The heirloom tomatoes always draw me in. The other produce in the grocery store all seems too perfect, like airbrushed models on the fashion mags. They are pretty to look at but seem to belong to another Universe. All those unblemished potatoes and the picture-perfect apples make me suspicious. What have these murderous models done with their imperfect siblings??

Nowadays, companies like Imperfect Foods and the Misfits Market scoop them up and deliver them to people like me who don’t mind a few blemishes. And I do get 90% of the fruits and vegetables from my community-supported agriculture box. But when I need a couple more onions or bananas for muffins, I find myself sneaking down those grocery store produce aisles—wondering if I’m too imperfect to be there.

The heirloom tomatoes, though, they never let me down. They are oddly-shaped, weirdly-veined, and they make me feel at home. Sixty years old now, I find myself oddly-shaped and weirdly-veined, too. I’m tempted to scoop up the whole lot of the heirlooms as a rescue mission. I can’t bear to think these jolie laide oddities will rot here on the shelf, but I also wonder: will anyone else select these freaks of nature that are surrounded by all the perfect-looking produce? These fruits are venerable progenies of plants that have survived across the decades, despite their falls from favor. They deserve a more respectful finale than to be tossed in the trash.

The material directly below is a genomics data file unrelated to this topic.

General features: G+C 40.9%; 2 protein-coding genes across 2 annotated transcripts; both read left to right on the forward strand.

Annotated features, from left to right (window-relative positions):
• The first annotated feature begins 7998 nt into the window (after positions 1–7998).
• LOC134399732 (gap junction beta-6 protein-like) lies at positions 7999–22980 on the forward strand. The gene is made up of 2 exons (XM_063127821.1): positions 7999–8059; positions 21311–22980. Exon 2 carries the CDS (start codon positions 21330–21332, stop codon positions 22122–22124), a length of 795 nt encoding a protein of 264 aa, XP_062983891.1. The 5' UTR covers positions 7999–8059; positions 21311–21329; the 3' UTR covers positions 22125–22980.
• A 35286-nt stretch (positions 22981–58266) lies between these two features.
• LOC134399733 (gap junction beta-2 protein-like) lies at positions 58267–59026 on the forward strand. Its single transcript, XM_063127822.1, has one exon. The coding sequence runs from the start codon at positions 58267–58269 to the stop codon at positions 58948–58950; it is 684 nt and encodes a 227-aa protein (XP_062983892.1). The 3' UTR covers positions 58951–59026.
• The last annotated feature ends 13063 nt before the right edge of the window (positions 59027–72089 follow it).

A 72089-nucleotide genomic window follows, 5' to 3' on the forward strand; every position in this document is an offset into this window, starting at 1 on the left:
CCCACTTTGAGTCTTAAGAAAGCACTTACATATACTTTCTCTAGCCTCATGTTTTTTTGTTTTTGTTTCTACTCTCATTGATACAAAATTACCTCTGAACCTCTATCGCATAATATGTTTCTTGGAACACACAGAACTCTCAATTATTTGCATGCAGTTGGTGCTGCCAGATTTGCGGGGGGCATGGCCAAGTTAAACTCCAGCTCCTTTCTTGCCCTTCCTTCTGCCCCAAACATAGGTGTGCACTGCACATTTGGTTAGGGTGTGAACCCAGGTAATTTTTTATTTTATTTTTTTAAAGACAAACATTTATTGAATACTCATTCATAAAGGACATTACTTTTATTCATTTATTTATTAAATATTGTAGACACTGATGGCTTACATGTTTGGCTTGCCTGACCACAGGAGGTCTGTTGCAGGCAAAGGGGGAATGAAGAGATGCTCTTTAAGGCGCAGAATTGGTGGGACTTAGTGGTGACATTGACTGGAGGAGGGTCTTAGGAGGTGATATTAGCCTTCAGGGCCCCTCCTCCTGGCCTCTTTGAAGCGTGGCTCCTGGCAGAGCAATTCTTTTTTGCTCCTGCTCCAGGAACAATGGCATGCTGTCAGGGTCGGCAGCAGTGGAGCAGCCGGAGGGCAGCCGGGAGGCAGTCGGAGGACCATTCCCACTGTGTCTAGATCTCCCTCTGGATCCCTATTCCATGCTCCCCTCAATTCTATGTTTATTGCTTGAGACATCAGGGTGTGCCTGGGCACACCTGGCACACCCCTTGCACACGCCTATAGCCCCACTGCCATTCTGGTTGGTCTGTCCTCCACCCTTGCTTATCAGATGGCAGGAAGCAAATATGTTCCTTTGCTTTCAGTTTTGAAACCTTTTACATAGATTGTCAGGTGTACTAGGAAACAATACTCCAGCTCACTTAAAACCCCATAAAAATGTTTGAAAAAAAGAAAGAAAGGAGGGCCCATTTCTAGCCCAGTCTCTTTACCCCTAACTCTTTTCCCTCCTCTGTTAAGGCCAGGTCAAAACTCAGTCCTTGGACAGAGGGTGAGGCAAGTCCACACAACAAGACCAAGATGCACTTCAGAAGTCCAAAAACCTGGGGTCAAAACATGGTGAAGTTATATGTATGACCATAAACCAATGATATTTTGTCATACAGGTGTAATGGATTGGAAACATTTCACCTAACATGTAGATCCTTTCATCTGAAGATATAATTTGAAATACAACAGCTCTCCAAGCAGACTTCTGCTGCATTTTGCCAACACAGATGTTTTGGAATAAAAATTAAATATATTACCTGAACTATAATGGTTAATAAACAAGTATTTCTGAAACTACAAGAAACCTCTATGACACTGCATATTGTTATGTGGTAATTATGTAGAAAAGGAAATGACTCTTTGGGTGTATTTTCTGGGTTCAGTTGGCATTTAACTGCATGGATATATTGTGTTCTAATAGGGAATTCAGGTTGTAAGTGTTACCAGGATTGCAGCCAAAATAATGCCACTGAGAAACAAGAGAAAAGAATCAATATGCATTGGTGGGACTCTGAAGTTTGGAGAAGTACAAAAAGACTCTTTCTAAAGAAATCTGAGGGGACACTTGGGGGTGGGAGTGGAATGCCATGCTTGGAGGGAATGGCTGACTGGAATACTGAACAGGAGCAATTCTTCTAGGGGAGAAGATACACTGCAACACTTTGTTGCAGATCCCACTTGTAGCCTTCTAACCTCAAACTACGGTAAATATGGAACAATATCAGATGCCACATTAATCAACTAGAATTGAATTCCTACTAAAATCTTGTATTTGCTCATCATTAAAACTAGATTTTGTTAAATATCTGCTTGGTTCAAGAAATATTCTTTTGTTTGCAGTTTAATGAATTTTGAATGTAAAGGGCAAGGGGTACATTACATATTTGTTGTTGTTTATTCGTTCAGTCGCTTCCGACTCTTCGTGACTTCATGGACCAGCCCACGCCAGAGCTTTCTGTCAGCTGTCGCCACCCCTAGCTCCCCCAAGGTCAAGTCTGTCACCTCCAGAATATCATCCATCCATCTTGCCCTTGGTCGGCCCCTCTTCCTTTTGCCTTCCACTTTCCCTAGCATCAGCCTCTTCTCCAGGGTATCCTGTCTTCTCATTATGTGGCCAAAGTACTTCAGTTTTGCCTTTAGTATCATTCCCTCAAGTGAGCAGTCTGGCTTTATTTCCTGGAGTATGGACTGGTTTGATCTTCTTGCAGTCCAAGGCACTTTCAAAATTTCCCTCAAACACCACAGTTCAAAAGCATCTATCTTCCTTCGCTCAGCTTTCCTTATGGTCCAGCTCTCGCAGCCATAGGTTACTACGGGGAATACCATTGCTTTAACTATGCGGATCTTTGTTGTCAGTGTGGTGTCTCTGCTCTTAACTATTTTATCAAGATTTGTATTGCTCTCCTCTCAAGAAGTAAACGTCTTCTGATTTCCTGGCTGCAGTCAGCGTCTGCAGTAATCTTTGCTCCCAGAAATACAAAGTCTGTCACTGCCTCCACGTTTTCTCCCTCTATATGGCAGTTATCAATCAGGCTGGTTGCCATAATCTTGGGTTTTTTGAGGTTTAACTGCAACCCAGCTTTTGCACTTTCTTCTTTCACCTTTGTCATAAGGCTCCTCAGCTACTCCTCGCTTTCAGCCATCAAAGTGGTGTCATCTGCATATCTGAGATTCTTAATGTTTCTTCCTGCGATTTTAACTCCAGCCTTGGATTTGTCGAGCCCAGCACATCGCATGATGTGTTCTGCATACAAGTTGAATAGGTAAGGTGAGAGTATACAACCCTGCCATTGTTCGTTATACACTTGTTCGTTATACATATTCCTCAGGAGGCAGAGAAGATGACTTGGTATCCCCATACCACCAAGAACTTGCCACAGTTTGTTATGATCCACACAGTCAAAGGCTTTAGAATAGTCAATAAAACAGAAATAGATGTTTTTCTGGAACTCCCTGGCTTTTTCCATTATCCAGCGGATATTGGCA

Yes, yes, even as self absorbed as I often am, I realize other people must buy them, too; Von’s doesn’t carry these homely fruits just for me. And the heirlooms can be pricey, too, so I summon all the fiscal restraint I possess. It’s not a lot and my face reddens from the effort, but I manage to select just the ones I’ll eat right away . . . and leave the rest for the next misfit shopper longing for some homely tomato therapy.

I know you’re out there.

Read Love Earth Now
Preview Chapter One
Listen to the Introduction
Buy the Book

New Rules

Site Footer

  © Cheryl Leutjen